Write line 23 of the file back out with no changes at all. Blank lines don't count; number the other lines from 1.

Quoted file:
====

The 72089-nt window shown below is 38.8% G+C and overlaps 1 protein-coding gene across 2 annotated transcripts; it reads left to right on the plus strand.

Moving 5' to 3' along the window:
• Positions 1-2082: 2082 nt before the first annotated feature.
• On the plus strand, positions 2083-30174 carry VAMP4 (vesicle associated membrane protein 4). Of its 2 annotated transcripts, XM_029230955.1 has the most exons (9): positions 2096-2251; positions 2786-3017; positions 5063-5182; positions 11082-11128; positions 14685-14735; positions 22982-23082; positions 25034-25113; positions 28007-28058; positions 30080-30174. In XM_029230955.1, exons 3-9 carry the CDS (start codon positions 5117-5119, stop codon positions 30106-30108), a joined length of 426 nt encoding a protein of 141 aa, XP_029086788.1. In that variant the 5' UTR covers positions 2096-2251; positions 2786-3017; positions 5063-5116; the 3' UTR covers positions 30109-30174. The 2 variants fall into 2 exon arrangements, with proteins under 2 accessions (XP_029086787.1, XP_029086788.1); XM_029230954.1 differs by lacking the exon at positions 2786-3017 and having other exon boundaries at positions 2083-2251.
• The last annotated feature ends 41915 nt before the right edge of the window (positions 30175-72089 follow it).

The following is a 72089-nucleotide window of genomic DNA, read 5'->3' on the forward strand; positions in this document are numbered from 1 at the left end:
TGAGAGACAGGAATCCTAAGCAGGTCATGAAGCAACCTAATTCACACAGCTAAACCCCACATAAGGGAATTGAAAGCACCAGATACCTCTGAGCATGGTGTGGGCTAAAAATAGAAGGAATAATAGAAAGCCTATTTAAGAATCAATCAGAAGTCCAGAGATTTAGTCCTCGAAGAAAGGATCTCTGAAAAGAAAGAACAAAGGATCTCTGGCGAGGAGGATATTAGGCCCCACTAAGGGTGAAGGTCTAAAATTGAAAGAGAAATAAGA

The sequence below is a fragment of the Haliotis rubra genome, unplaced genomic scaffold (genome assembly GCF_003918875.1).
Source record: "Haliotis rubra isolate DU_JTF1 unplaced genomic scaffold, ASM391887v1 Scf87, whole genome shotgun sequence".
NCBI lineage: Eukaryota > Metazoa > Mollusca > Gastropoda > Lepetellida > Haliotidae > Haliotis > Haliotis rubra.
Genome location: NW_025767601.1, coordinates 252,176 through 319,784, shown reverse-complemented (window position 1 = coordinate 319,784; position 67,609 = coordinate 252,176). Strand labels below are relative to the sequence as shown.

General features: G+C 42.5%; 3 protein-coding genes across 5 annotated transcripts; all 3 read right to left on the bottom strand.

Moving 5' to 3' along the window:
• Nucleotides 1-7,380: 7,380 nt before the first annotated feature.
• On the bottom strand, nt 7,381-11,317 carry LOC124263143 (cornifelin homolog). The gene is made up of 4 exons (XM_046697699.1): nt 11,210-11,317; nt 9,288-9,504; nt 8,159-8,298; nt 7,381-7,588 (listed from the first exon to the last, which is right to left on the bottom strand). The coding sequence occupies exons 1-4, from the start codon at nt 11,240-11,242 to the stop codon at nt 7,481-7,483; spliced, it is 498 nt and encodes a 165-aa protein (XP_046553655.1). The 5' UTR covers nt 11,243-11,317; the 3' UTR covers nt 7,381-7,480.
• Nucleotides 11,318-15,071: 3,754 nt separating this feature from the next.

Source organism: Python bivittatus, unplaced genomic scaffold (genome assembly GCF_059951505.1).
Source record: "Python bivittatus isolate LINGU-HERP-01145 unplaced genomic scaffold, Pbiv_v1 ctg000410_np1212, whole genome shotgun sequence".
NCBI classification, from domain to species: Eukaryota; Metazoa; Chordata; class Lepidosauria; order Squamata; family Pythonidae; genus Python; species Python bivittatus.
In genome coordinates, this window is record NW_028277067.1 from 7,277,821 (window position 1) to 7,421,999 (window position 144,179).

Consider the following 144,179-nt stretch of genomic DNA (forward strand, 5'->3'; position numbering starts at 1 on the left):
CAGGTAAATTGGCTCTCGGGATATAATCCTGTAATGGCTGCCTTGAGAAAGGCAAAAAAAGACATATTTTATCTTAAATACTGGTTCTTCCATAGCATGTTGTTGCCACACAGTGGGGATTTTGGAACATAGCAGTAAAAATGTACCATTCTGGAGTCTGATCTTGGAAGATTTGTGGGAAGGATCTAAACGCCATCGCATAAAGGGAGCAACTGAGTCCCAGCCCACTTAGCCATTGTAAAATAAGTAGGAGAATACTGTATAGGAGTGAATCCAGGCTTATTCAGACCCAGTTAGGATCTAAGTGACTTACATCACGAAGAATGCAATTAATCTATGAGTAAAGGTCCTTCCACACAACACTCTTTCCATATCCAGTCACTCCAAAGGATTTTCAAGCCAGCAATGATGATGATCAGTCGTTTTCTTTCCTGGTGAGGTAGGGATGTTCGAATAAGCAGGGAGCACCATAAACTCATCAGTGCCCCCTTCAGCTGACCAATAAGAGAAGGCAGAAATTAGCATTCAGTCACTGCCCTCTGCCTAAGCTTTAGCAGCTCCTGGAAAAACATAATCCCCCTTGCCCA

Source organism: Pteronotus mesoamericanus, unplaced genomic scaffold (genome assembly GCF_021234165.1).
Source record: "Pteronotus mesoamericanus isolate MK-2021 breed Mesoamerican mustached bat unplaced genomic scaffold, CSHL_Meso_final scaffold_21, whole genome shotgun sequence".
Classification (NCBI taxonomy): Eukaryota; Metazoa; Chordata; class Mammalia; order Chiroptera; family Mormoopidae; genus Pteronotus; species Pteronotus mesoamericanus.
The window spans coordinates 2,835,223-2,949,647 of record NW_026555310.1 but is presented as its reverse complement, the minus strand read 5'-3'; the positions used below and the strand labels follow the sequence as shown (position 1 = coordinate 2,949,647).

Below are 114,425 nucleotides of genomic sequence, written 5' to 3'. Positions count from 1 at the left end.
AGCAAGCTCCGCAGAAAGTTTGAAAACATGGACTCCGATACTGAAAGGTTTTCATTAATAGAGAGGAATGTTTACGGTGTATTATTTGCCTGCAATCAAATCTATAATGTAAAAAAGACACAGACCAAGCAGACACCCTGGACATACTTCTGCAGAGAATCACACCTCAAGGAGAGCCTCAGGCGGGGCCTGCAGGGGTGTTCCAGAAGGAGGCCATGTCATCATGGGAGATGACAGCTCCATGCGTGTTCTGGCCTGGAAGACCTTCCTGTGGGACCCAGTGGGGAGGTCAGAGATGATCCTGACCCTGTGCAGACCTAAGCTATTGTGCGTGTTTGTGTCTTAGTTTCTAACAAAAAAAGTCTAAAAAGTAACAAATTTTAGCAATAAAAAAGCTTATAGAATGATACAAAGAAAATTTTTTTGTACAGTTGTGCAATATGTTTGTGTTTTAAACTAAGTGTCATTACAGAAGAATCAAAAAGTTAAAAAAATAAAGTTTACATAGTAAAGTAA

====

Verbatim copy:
Source organism: Pteronotus mesoamericanus, unplaced genomic scaffold (genome assembly GCF_021234165.1).